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Hospital restraints are devices and, in some cases, medical furniture accessories that are used to restrain patients whose movements jeopardize their health and well-being. The reasons for using hospital restraints vary, but they may be used on very panicked patients who are in urgent need of medical care as well as uncooperative patients who may attempt to pull out various medical tubes and devices from their bodies. In addition, hospital restraints may be used on disoriented patients who may leave their beds and wander around the facility. In many jurisdictions, such as the United States and the United Kingdom, the use of hospital restraints is strictly regulated on both humanitarian and medical grounds.
There are situations in which a medical team may attempt to provide care to a patient who is frightened, mentally ill, or intoxicated. These patients may be unwilling to cooperate with their care or may even be combative. A common scenario in many hospitals is one where a frightened child refuses to remain still while being given an injection or stitches. As it is necessary for the child to receive medical care, the hospital staff may have no choice but to use professionally designed restraints, such as a papoose board, to fully restrain the child so that medical care can be provided. Some experts believe that the use of hospital restraints in such cases is often safer than relying on parents or hospital staff to hold the child during treatment.
Patients who have dementia, are mentally ill, or who are otherwise disinclined to cooperate with medical orders may also be subject to hospital restraints. In their simplest form, hospital restraints can include bed rails, which are in place to prevent a patient from falling onto the floor. Patients may also be restrained with the use of vests that are secured to the bed to prevent roaming. Wrist restraints are used to stop the patient from harming himself while attempting to pull out catheters or intravenous lines.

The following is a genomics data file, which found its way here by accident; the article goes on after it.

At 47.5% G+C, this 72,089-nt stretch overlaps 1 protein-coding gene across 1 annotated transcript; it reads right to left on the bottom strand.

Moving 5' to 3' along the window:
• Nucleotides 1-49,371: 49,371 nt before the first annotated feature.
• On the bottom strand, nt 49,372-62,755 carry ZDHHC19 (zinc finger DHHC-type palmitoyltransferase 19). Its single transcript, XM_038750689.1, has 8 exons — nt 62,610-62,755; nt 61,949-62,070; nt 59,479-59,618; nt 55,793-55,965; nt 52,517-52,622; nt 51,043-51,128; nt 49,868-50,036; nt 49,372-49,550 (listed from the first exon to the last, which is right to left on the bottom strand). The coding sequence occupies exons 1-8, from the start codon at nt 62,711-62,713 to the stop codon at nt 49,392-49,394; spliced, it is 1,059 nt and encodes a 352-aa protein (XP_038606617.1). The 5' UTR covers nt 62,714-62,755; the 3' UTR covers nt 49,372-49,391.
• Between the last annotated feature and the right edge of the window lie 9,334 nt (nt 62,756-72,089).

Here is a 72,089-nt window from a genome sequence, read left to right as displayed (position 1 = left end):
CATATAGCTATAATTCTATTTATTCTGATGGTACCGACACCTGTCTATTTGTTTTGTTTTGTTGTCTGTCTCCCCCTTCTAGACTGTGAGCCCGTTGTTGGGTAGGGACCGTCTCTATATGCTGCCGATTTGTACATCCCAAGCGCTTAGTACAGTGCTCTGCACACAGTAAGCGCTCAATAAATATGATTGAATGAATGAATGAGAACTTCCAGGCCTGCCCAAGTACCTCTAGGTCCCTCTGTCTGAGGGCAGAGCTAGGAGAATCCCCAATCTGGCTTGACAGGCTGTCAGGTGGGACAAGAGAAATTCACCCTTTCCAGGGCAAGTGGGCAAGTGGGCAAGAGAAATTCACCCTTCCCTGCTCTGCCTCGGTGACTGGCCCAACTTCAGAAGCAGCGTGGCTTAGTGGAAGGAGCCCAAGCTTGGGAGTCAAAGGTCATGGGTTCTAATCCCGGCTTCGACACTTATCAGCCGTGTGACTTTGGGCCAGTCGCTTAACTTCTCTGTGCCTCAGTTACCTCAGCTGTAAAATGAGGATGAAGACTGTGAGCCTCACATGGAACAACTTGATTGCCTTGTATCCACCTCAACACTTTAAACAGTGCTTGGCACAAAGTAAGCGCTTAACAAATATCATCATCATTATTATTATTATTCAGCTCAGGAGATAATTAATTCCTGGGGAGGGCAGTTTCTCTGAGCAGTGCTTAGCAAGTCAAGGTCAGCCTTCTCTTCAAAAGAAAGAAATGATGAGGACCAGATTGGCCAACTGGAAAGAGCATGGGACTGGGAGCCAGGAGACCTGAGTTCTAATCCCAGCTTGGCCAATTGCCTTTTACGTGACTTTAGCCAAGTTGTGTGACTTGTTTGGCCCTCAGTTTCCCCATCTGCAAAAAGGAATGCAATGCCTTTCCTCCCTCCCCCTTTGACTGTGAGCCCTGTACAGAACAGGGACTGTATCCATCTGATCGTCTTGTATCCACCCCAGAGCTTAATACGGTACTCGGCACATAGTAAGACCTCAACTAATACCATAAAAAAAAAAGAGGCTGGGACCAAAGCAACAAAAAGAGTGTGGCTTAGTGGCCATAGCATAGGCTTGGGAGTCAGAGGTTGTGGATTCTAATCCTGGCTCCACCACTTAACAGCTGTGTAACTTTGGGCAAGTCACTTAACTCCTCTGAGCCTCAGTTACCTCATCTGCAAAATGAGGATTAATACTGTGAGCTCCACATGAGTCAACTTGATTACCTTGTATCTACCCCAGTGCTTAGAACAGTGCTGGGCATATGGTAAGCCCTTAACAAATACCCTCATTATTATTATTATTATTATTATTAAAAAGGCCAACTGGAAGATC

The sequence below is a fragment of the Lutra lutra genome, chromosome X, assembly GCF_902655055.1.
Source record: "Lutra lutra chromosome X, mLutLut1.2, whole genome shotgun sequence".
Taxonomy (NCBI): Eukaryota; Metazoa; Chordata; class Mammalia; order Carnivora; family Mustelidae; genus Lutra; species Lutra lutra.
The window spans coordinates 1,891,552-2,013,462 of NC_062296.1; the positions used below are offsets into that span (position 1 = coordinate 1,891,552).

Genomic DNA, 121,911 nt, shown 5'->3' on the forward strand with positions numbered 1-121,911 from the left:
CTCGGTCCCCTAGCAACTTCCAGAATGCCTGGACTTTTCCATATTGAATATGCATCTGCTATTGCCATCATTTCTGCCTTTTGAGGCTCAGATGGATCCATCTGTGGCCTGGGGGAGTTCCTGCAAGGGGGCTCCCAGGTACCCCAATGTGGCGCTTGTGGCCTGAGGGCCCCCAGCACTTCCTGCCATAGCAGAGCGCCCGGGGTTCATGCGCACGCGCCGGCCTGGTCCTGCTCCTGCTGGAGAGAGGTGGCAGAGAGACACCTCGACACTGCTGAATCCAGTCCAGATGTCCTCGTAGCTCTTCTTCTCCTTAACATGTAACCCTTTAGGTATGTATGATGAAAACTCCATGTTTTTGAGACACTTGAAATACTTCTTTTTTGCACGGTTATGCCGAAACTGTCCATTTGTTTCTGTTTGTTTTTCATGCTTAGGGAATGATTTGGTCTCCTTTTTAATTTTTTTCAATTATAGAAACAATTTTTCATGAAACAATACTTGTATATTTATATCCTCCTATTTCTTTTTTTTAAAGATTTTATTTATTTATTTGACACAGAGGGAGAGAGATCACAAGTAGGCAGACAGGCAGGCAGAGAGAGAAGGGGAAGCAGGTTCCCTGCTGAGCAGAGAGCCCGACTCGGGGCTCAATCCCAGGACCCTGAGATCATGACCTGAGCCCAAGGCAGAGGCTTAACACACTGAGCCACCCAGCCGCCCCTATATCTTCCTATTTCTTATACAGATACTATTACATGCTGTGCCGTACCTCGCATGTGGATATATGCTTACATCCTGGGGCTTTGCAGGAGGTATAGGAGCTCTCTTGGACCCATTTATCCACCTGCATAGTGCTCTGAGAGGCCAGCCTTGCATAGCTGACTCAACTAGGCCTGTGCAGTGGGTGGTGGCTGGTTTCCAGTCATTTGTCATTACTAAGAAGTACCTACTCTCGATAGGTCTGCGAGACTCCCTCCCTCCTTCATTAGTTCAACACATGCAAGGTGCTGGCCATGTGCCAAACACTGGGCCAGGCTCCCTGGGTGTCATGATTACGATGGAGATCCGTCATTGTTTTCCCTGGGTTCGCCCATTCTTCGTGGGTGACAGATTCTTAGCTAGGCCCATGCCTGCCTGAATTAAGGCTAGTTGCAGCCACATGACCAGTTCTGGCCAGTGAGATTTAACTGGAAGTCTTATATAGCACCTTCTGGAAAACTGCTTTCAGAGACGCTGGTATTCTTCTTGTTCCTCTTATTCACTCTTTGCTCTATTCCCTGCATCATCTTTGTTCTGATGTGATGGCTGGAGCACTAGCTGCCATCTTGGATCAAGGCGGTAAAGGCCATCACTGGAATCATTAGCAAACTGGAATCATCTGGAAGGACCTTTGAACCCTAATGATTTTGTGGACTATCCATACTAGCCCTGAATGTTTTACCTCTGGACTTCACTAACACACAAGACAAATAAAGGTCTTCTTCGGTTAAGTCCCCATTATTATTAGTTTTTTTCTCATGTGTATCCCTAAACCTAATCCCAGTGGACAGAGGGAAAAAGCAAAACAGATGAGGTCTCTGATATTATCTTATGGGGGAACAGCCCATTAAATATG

The use of restraints in a medical setting has long been a matter of controversy. One significant issue is the right of patients to both decline medical treatment and to move about freely. Another issue is that the use of restraints can actually contribute to injury and other medical conditions. In general, the use of restraints on patients is typically restricted to those who are incompetent to make their own medical decisions and who clearly pose a danger to themselves. Nursing staff are also responsible for monitoring patients in restraints so as to prevent possible strangulation, problems with circulation, or the development of sores and other skin conditions.
There's a big difference between restraining a patient to keep them safe and doing it to keep them from being a nuisance. Most hospitals do not restrain a patient unless they have to -- as the article says, to keep them from pulling out IVs and things like that.
My dad had surgery and was completely out of it and pulled his IV out. Blood went everywhere, so they put him in restraints until he was more rational.
Restraints are sometimes necessary to keep a patient safe. Obviously, they should be used with care and discretion, but this is almost always the case.
When my mom had back surgery, she was given some sleep medication she had never had before. It made her wild. She hallucinated, climbed *over* the bed rails to get out of her bed, fell in the process -- you name it. Finally, the shift RN called me about 2 a.m. and asked for my permission to put her in soft restraints, which consisted of a padded cotton wrist cuff, that was secured to the bed rail by velcro straps.
She could raise and lower her arms. She just couldn't get out of the bed. I gave my consent readily. It's not that I wanted my mom to be strapped to her bed; I just wanted her to be safe! She
had just had a laminectomy and had no business being out of bed, anyway!
As it turned out, the trip over the bed rails caused some bone fragments to dislodge and she had to have surgery in about six months to remove them.
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